Posted on 04 May 2017
Corrupt officials, a confusion about immigration practices, law and terms resulted in an illicit market that both suspends immigrants in temporary status and engages them in ‘controlling processes’ that influence honest but desperate immigrants to acquire ‘illegal legal’ documents i.e. valid and official documents generated through illicit means.
In this recently published article “Getting Angry with Honest People,” a research team confronted the normalization of the illicit market among immigrants in South Africa for “papers.” An immigrant, a man from the Democratic Republic of Congo (DRC), explained that because some South African officials get money through illicit transactions for papers, these officials become visibly frustrated with immigrants who try to obtain documents by lawful means. A security official in Cape Town confirmed this corruption and said that he believes that “85 per cent of the Department of Homeland Security (DHA) is corrupt with a couple of people trying to survive.”
It is within this context that immigrants seek papers in order to survive in South Africa. Inconsistent and obtuse immigration policies have not only confused immigrants, the general public, government administrators, and lawyers, but have also created an acceptance to ambiguity in laws that apply to foreign nationals. In this confusion, opportunities for safe mobility and residence become commodities mapped to legal status, realized in immigrant documents, and sold in an illicit market.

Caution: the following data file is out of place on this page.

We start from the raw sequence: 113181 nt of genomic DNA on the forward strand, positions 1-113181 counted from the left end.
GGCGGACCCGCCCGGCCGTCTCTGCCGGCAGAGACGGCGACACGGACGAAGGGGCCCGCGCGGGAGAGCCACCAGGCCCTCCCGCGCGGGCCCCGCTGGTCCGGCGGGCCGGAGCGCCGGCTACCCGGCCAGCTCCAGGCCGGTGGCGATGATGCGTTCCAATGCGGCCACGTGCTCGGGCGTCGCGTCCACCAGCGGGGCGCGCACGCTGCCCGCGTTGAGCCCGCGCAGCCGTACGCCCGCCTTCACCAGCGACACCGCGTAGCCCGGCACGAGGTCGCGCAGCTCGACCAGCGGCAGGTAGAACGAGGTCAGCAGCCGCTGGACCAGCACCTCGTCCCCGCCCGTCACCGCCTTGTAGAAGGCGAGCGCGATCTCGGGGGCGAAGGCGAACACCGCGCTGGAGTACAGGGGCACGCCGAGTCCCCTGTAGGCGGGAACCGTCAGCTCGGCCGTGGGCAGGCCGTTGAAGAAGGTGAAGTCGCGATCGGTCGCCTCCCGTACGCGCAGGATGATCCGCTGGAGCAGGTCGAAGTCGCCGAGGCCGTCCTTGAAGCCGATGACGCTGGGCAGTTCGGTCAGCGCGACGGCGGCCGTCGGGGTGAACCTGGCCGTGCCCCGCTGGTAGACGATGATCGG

This paper argues that ‘South African laws and norms are orchestrated to compel participation in the illicit market’. Through the normalization of these practices, made possible and embedded in corrupt immigration officials, asylum seekers are stuck in a cycle of turning towards paying fees to ‘contacts’ or, if they are unable to pay up, partaking in other illicit activites such as drug trafficking and forced prostitution.
The original, academic article provides an account of the market in different types of immigrant papers, drawing evidence from the anger officials exhibit towards certain immigrants, the alleged corruption, the ambiguity of laws and regulations, and the prices of papers. Through its papers, the illicit market both suspends immigrants in temporary status—ensuring their continued consumption over periods of imposed waiting.
Authors: Theresa Alfaro-Velcamp, Honorary Research Associate, Centre of Criminology, University of Cape Town (UCT), South Africa; Professor, Sonoma State University, Rohnert Park, California, USA
Robert H. McLaughlin, Office of Research Integrity, UCT
Gahlia Brogneri, Co-Founder, The Adonis Musati Project, Cape Town, South Africa
Matthew Skade, Postgraduate Student, Centre of Criminology, UCT
Mark Shaw, NRF Chair and Professor, Centre of Criminology, UCT
Photo Credit: Gahlia Brogneri took the photograph showing an immigrant in need of an immigrant papers. The man’s face does not appear to protect his anonymity.